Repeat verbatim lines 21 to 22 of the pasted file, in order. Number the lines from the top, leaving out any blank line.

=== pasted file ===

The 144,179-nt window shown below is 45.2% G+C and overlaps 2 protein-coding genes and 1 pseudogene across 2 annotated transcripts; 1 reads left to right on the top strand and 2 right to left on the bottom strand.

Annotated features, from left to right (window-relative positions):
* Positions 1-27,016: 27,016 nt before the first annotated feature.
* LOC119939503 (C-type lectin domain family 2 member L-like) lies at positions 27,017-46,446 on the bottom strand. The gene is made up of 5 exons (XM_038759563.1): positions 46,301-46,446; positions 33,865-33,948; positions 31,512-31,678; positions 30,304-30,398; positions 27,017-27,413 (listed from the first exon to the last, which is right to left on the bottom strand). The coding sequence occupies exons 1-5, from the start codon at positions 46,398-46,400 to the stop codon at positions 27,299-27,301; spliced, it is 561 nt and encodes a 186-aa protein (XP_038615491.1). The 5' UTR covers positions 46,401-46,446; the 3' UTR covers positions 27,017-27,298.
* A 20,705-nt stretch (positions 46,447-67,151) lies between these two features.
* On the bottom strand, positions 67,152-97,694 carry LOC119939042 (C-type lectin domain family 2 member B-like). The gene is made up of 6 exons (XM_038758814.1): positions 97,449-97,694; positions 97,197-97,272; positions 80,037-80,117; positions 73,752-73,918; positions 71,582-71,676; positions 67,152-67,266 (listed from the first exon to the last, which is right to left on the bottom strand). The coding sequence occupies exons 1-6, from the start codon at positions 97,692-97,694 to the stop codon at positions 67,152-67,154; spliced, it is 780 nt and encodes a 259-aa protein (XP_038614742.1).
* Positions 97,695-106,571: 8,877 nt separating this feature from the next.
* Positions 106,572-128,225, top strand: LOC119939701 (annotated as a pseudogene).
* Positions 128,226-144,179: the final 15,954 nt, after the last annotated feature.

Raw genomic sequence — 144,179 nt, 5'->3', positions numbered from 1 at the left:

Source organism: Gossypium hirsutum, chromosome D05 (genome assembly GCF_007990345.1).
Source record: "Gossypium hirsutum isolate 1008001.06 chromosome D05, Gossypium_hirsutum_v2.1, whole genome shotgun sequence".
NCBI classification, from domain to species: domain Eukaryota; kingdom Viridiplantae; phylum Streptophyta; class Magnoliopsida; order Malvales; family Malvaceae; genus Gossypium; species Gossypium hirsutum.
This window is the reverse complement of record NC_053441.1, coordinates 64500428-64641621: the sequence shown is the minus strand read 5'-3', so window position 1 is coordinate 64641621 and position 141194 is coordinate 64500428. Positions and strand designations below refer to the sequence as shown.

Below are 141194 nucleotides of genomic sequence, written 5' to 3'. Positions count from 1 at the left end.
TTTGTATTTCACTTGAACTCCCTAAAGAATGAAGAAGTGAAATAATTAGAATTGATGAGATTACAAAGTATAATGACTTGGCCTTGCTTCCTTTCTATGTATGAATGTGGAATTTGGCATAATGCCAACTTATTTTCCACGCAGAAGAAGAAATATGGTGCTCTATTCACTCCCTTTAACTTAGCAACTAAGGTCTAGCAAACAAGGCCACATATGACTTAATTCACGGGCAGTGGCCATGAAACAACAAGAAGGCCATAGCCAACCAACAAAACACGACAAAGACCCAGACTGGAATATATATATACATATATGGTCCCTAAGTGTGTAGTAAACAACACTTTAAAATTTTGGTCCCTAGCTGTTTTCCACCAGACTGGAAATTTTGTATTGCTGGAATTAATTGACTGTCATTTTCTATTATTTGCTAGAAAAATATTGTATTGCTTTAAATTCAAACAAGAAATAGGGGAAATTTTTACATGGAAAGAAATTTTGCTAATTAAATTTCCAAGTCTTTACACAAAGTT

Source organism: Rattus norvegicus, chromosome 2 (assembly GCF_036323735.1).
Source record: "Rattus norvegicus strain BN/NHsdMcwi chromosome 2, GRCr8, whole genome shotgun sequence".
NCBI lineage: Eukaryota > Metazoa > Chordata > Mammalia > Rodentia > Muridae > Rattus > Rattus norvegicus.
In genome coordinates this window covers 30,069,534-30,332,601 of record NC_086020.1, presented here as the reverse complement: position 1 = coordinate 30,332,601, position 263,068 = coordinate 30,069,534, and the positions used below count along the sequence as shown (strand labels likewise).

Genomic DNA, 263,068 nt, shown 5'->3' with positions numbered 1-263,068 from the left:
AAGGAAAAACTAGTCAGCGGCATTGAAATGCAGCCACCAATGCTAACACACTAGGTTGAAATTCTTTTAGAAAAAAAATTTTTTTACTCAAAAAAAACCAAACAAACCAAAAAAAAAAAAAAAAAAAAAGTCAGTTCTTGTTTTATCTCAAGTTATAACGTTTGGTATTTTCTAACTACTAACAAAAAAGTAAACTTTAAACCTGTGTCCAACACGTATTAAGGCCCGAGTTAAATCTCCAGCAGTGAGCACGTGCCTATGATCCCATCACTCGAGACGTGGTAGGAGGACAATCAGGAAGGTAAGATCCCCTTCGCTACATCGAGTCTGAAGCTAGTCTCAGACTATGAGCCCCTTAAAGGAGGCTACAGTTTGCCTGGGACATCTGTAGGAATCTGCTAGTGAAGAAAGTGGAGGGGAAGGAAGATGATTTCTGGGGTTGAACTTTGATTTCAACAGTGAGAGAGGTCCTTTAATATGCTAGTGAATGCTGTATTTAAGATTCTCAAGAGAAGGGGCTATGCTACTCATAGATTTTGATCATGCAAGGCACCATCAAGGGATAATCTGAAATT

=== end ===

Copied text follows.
Genomic DNA, 263,068 nt, shown 5'->3' with positions numbered 1-263,068 from the left:
AAGGAAAAACTAGTCAGCGGCATTGAAATGCAGCCACCAATGCTAACACACTAGGTTGAAATTCTTTTAGAAAAAAAATTTTTTTACTCAAAAAAAACCAAACAAACCAAAAAAAAAAAAAAAAAAAAAGTCAGTTCTTGTTTTATCTCAAGTTATAACGTTTGGTATTTTCTAACTACTAACAAAAAAGTAAACTTTAAACCTGTGTCCAACACGTATTAAGGCCCGAGTTAAATCTCCAGCAGTGAGCACGTGCCTATGATCCCATCACTCGAGACGTGGTAGGAGGACAATCAGGAAGGTAAGATCCCCTTCGCTACATCGAGTCTGAAGCTAGTCTCAGACTATGAGCCCCTTAAAGGAGGCTACAGTTTGCCTGGGACATCTGTAGGAATCTGCTAGTGAAGAAAGTGGAGGGGAAGGAAGATGATTTCTGGGGTTGAACTTTGATTTCAACAGTGAGAGAGGTCCTTTAATATGCTAGTGAATGCTGTATTTAAGATTCTCAAGAGAAGGGGCTATGCTACTCATAGATTTTGATCATGCAAGGCACCATCAAGGGATAATCTGAAATT